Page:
appear to the author be much more complex to implement in this setting, hence,
the optimization strategy described in Section 5.

**3** **Hyperbolic polyhedra: The proof of Proposition 2**

Let us call *H*^{2} the hyperbolic plane in *H*^{3} viewed as in figure 2. The inversion,
*I*, through the sphere of radius *√*

2 centered at the south pole interchanges our

specified *H*^{2} with the upper half of the sphere at infinity, *S*_{u}* ^{∞}*. Notice, when
viewed geometrically, this map sends a point

*p*

*∈*

*H*

^{2}to the point where the geodesic perpendicular to

*H*

^{2}containing

*p*hits

*S*

^{∞}*(see figure 2). In particular, being an inversion, any circle in the*

_{u}*xy*–plane is mapped to a circle on the sphere at

*∞*,

*S*

*. The use of this mapping will require the construction of an object that will be crucial in proving Proposition 1.*

^{∞}*p*
*x*

Figure 2: We have our specified hyperbolic plane*H*^{2}*⊂**H*^{3} realized as the intersection
of the unit sphere at the origin with the*xy*–plane in**R**^{3} via the Poincare disk model of
*H*^{3}. The point *p, in the figure, is mapped to the point labeled* *x* under the inversion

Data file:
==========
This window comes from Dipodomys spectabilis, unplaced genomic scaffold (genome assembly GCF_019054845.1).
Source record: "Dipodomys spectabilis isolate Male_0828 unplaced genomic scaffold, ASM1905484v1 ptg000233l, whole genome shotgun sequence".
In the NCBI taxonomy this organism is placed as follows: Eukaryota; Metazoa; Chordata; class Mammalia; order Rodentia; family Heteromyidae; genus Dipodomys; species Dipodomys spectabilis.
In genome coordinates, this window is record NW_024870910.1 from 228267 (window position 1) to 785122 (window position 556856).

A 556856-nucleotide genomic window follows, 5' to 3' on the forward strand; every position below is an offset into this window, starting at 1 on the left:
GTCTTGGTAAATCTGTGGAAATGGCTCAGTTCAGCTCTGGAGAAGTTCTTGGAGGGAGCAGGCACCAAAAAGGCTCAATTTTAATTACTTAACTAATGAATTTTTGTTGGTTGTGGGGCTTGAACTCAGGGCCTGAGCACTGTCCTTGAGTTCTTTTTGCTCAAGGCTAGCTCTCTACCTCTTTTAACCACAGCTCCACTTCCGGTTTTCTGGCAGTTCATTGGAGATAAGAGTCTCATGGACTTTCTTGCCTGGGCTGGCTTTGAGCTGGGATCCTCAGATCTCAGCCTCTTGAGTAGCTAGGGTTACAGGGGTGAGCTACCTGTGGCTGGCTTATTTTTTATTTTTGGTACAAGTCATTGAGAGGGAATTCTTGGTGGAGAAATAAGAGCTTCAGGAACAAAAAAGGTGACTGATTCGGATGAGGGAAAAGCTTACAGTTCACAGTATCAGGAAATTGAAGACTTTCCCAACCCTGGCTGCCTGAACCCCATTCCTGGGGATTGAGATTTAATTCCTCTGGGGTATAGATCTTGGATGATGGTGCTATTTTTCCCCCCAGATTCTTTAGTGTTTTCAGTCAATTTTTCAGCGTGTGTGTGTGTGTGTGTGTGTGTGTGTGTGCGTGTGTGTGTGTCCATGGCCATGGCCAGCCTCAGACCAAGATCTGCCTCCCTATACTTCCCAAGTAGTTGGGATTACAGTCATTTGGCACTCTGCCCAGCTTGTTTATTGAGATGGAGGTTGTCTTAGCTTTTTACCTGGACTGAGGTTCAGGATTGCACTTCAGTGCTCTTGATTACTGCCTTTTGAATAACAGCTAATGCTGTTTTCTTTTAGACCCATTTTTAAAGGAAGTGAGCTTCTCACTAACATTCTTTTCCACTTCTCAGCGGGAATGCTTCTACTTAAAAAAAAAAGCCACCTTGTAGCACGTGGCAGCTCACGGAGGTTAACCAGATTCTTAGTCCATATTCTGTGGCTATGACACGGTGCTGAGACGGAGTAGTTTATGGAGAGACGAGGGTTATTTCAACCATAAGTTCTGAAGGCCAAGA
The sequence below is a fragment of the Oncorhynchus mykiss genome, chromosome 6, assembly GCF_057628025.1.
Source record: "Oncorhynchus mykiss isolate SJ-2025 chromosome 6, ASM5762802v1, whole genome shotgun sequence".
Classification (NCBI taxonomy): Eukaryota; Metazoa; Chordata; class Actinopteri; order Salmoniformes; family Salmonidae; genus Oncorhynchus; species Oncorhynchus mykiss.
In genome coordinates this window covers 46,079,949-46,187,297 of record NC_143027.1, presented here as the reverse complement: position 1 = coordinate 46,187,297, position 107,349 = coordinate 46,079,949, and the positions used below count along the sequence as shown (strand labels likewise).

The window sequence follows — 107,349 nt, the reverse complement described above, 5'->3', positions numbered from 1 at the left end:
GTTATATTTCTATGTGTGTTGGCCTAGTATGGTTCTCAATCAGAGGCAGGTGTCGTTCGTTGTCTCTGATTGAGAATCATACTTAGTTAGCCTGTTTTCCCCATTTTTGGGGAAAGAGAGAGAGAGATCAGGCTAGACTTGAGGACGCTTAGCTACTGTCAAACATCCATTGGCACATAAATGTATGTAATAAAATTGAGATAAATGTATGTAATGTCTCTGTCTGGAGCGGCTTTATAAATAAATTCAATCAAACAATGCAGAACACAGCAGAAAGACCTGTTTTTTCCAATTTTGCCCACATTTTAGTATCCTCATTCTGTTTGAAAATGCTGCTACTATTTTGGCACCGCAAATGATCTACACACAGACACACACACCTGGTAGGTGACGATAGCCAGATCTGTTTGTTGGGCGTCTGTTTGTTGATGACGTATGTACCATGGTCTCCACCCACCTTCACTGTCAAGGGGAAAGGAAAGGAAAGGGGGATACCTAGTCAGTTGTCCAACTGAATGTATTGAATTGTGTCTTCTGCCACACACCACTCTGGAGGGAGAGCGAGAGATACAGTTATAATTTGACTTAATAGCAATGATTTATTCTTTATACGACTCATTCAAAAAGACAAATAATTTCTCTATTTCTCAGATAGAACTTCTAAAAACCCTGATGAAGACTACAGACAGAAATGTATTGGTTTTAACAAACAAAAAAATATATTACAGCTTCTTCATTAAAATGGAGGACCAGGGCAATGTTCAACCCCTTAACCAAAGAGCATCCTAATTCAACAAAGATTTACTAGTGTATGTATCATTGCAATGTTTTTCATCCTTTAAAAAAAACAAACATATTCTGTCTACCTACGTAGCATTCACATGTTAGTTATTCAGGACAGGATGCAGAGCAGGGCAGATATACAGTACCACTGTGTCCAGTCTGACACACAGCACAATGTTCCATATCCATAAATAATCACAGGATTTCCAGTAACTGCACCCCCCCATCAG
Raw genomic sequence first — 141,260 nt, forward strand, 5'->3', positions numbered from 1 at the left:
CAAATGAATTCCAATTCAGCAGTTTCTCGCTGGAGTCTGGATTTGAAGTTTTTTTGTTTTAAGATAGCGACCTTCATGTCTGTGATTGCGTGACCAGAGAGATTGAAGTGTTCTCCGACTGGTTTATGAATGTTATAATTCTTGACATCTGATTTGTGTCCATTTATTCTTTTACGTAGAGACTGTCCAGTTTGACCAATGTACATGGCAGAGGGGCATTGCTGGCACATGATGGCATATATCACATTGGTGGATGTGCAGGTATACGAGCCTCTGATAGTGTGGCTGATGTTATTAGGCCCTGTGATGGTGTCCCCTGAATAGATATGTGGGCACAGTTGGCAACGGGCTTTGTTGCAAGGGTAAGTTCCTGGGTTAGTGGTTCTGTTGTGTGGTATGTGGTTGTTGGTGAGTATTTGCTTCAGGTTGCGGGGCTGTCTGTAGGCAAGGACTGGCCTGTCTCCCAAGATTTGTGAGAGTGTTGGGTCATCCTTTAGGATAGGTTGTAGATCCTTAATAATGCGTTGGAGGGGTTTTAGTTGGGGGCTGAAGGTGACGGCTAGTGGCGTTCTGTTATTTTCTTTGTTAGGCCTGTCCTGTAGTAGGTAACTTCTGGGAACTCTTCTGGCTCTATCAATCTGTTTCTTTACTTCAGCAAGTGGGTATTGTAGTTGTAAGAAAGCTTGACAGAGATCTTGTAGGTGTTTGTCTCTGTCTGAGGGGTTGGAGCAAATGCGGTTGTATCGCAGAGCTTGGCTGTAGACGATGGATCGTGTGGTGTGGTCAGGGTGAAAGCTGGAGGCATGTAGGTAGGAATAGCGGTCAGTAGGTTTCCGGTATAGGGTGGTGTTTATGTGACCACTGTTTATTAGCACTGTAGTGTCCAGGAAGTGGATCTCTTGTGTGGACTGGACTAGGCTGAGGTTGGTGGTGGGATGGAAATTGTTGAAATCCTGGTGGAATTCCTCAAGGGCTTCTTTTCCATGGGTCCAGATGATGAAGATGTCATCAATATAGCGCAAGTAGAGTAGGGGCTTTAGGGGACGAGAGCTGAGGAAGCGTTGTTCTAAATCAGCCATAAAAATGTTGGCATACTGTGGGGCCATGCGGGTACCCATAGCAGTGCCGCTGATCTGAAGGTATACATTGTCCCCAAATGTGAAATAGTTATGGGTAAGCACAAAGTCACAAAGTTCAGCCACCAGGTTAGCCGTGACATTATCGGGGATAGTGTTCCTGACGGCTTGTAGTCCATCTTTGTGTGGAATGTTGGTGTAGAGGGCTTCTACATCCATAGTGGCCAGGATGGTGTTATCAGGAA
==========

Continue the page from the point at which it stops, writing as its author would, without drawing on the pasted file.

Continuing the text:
*I*. We also are viewing a triangle on that plane and its associated prism in this model.

**Prism construction** Place a hyperbolic triangle on a copy of *H*^{2} *⊂* *H*^{3}.
Let its associated *prism* be the convex hull of the set consisting of the triangle
unioned with the geodesics perpendicular to this *H*^{2} *⊂H*^{3} going through the
triangle’s vertices, as visualized in figure 2. Denote the prism relative to the
hyperbolic triangle constructed from the data *d*=*{A, B, C}* as *P*(d).

Now back to our proof. Let *u* be a uniform angle system, and let *t*_{1} and *t*_{2}
be a pair of triangles sharing the edge *e. Place them next to each other in*
our *H*^{2} from figure 2. Notice, *t*_{1} and *t*_{2} have circumscribing circles in the
*xy*–plane, which correspond to either circles, horocircles, or bananas in *H*^{2}.
Since the Poincare model is conformal, the intersection angle of these circles is
precisely the hyperbolic intersection angle. Being an inversion, *I* is conformal.

In particular, these circles are sent to circles at infinity intersecting at the same
angle and going through the ideal points of the neighboring *P*(d*t*1(u)) and
*P*(d_{t}_{2}(u)). But these circles at infinity are also the intersection of *S** ^{∞}* with the